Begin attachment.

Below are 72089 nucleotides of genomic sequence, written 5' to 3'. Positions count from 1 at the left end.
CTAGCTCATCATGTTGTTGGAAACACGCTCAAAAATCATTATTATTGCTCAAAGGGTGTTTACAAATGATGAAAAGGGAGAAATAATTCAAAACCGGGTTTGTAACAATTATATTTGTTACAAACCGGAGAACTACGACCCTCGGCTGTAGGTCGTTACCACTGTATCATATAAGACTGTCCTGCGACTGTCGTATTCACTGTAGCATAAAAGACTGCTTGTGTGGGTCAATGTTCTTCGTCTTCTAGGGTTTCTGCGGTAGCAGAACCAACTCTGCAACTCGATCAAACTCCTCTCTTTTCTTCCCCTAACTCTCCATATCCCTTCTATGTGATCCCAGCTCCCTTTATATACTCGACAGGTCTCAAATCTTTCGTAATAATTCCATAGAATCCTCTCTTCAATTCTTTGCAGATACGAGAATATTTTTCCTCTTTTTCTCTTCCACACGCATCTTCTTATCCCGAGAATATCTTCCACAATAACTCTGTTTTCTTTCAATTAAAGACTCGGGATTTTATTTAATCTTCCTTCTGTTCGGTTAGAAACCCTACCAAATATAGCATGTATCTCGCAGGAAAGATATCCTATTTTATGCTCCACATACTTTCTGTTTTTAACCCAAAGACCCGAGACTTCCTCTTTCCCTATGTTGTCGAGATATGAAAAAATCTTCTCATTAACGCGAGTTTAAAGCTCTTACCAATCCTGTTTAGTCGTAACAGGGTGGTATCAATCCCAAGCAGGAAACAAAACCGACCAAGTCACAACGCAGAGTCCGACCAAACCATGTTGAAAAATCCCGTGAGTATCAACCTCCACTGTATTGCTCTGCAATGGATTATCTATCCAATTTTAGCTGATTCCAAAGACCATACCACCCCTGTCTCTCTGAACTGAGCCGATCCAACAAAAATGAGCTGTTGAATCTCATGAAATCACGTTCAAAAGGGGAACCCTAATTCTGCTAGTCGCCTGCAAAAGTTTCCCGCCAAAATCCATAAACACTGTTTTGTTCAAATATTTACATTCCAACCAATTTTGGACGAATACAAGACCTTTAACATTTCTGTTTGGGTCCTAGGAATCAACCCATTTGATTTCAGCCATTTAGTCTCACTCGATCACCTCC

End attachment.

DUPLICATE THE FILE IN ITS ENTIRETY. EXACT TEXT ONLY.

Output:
Below are 72089 nucleotides of genomic sequence, written 5' to 3'. Positions count from 1 at the left end.
CTAGCTCATCATGTTGTTGGAAACACGCTCAAAAATCATTATTATTGCTCAAAGGGTGTTTACAAATGATGAAAAGGGAGAAATAATTCAAAACCGGGTTTGTAACAATTATATTTGTTACAAACCGGAGAACTACGACCCTCGGCTGTAGGTCGTTACCACTGTATCATATAAGACTGTCCTGCGACTGTCGTATTCACTGTAGCATAAAAGACTGCTTGTGTGGGTCAATGTTCTTCGTCTTCTAGGGTTTCTGCGGTAGCAGAACCAACTCTGCAACTCGATCAAACTCCTCTCTTTTCTTCCCCTAACTCTCCATATCCCTTCTATGTGATCCCAGCTCCCTTTATATACTCGACAGGTCTCAAATCTTTCGTAATAATTCCATAGAATCCTCTCTTCAATTCTTTGCAGATACGAGAATATTTTTCCTCTTTTTCTCTTCCACACGCATCTTCTTATCCCGAGAATATCTTCCACAATAACTCTGTTTTCTTTCAATTAAAGACTCGGGATTTTATTTAATCTTCCTTCTGTTCGGTTAGAAACCCTACCAAATATAGCATGTATCTCGCAGGAAAGATATCCTATTTTATGCTCCACATACTTTCTGTTTTTAACCCAAAGACCCGAGACTTCCTCTTTCCCTATGTTGTCGAGATATGAAAAAATCTTCTCATTAACGCGAGTTTAAAGCTCTTACCAATCCTGTTTAGTCGTAACAGGGTGGTATCAATCCCAAGCAGGAAACAAAACCGACCAAGTCACAACGCAGAGTCCGACCAAACCATGTTGAAAAATCCCGTGAGTATCAACCTCCACTGTATTGCTCTGCAATGGATTATCTATCCAATTTTAGCTGATTCCAAAGACCATACCACCCCTGTCTCTCTGAACTGAGCCGATCCAACAAAAATGAGCTGTTGAATCTCATGAAATCACGTTCAAAAGGGGAACCCTAATTCTGCTAGTCGCCTGCAAAAGTTTCCCGCCAAAATCCATAAACACTGTTTTGTTCAAATATTTACATTCCAACCAATTTTGGACGAATACAAGACCTTTAACATTTCTGTTTGGGTCCTAGGAATCAACCCATTTGATTTCAGCCATTTAGTCTCACTCGATCACCTCC